|Posted: February 22, 2010, 4:52 am - IP Logged|
"British couple who won a £56 million (US$88 million) Euro Millions lottery."
"The couple, who would make around £47,000 a week in interest if they banked all their jackpot,"
I wonder how the Euro Lottery and the UK deal with taxes. The article doesn't go into their calculations and how they arrive at their figures. The article also doesn't explain whether the Euro winners are given a choice on whether they can collect all their winnings up front or if they are divided into payments.
We know, in the USA, the federal government and most states tax their winners. California is one state which does not tax winnings. However, even in California, the stated jackpot amount is divided over some 26 years. If a winner wants all the winnings upfront, he only get about 50%. In general, if a California lotto winner wants all their winnings immediately, he gets about 1/3 after taxes.
With the UK lottery there is no instalement pay out system, the winner gets a one time pay out, plus the winning is tax free, the only time these winners would have to pay tax is when they die, who ever they leave their fortune to is then taxed 40% (40% inheritance tax) of whatever this couple or other big lottery winners leave in their will.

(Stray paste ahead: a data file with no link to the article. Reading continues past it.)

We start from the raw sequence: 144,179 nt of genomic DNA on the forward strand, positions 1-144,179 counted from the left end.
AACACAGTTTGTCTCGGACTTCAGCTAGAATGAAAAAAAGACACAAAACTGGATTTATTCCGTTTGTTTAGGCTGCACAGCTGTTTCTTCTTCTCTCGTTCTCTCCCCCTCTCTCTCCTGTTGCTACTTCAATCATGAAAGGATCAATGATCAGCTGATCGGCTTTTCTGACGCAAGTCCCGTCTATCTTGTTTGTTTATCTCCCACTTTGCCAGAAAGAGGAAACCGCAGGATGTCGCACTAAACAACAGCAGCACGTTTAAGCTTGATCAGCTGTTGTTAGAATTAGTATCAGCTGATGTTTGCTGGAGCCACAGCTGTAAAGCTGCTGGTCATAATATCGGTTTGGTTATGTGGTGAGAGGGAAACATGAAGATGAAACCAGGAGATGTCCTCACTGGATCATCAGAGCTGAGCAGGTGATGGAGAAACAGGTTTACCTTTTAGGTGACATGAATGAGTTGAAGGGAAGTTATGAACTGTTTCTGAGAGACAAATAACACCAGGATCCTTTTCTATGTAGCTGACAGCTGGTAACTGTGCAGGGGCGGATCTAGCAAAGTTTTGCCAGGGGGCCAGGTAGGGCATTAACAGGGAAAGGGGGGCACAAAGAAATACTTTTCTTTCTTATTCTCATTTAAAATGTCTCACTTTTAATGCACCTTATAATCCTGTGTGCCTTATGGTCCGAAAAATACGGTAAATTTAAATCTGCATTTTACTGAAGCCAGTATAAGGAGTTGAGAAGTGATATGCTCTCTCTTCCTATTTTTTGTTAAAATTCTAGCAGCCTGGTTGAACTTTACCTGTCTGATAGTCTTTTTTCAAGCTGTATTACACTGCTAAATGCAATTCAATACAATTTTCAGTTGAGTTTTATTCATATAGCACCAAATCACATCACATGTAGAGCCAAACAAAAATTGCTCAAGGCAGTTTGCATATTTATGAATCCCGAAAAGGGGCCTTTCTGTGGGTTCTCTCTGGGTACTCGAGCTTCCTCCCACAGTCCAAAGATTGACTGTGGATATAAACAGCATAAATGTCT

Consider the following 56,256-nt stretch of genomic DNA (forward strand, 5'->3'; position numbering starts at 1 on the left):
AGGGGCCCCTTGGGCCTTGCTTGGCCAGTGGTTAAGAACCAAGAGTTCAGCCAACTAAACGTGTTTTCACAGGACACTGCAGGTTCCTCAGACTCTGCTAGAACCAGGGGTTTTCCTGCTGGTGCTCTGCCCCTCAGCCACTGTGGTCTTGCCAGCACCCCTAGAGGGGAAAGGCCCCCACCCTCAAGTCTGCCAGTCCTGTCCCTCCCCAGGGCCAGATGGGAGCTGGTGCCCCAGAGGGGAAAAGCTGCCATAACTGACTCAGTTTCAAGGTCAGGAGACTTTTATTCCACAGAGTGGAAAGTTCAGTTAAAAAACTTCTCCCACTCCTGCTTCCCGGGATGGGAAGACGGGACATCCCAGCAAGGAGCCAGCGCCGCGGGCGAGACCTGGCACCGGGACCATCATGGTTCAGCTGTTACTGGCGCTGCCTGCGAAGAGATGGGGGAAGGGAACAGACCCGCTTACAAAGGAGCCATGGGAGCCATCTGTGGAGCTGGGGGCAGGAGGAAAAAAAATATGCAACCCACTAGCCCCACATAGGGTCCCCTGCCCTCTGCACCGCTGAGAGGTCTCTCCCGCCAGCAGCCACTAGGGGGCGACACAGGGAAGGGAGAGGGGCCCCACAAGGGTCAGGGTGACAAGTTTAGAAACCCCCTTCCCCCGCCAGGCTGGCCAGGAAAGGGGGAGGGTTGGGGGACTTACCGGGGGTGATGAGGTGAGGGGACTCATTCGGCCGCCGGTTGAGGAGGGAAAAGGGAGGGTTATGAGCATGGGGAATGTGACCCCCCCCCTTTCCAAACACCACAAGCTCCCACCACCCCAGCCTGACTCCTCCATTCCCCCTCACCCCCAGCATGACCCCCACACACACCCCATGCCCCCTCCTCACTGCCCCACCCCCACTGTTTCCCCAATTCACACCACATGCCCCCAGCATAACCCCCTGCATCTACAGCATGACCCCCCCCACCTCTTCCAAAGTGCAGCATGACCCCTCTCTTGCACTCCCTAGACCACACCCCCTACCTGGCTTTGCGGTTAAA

The interest this couple gets is from their private banking, as they can't hold a normal bank account with this money as normal current accounts pay a lower interest, with private banking the interest is a lot higher, and that why it states the figure shown, plus this figure of £47,000 is only paid once the winners come forward to collect their cheque, if the winner waits a month or 2 months later to collect their winnings, they would have lost out on this interest being paid into their bank account.
All winners in the UK are entitled to opt in or out as to whether they would like to go public with their winnings, if the opt out no publicity is printed about them and their identity is kept a secret.